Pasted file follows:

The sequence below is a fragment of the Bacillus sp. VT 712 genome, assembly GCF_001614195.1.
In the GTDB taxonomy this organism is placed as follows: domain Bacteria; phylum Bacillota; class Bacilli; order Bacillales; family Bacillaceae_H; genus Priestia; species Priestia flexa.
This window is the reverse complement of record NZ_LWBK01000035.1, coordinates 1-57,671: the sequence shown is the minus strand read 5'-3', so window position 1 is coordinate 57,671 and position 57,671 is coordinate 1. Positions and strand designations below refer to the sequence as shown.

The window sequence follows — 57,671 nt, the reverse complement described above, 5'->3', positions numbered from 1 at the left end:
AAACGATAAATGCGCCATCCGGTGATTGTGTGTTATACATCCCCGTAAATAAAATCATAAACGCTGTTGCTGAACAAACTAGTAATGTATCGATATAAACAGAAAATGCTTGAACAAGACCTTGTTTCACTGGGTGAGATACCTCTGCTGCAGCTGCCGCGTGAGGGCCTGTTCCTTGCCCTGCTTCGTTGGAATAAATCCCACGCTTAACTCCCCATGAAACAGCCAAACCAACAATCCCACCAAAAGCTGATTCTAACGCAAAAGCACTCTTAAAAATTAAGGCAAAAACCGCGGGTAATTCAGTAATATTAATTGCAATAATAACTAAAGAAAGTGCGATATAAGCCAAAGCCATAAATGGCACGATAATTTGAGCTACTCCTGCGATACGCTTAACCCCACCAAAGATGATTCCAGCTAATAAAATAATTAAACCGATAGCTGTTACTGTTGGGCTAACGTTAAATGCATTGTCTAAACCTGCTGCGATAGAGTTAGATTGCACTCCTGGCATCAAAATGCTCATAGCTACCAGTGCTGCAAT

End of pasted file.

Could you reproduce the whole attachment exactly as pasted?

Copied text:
The sequence below is a fragment of the Bacillus sp. VT 712 genome, assembly GCF_001614195.1.
In the GTDB taxonomy this organism is placed as follows: domain Bacteria; phylum Bacillota; class Bacilli; order Bacillales; family Bacillaceae_H; genus Priestia; species Priestia flexa.
This window is the reverse complement of record NZ_LWBK01000035.1, coordinates 1-57,671: the sequence shown is the minus strand read 5'-3', so window position 1 is coordinate 57,671 and position 57,671 is coordinate 1. Positions and strand designations below refer to the sequence as shown.

The window sequence follows — 57,671 nt, the reverse complement described above, 5'->3', positions numbered from 1 at the left end:
AAACGATAAATGCGCCATCCGGTGATTGTGTGTTATACATCCCCGTAAATAAAATCATAAACGCTGTTGCTGAACAAACTAGTAATGTATCGATATAAACAGAAAATGCTTGAACAAGACCTTGTTTCACTGGGTGAGATACCTCTGCTGCAGCTGCCGCGTGAGGGCCTGTTCCTTGCCCTGCTTCGTTGGAATAAATCCCACGCTTAACTCCCCATGAAACAGCCAAACCAACAATCCCACCAAAAGCTGATTCTAACGCAAAAGCACTCTTAAAAATTAAGGCAAAAACCGCGGGTAATTCAGTAATATTAATTGCAATAATAACTAAAGAAAGTGCGATATAAGCCAAAGCCATAAATGGCACGATAATTTGAGCTACTCCTGCGATACGCTTAACCCCACCAAAGATGATTCCAGCTAATAAAATAATTAAACCGATAGCTGTTACTGTTGGGCTAACGTTAAATGCATTGTCTAAACCTGCTGCGATAGAGTTAGATTGCACTCCTGGCATCAAAATGCTCATAGCTACCAGTGCTGCAAT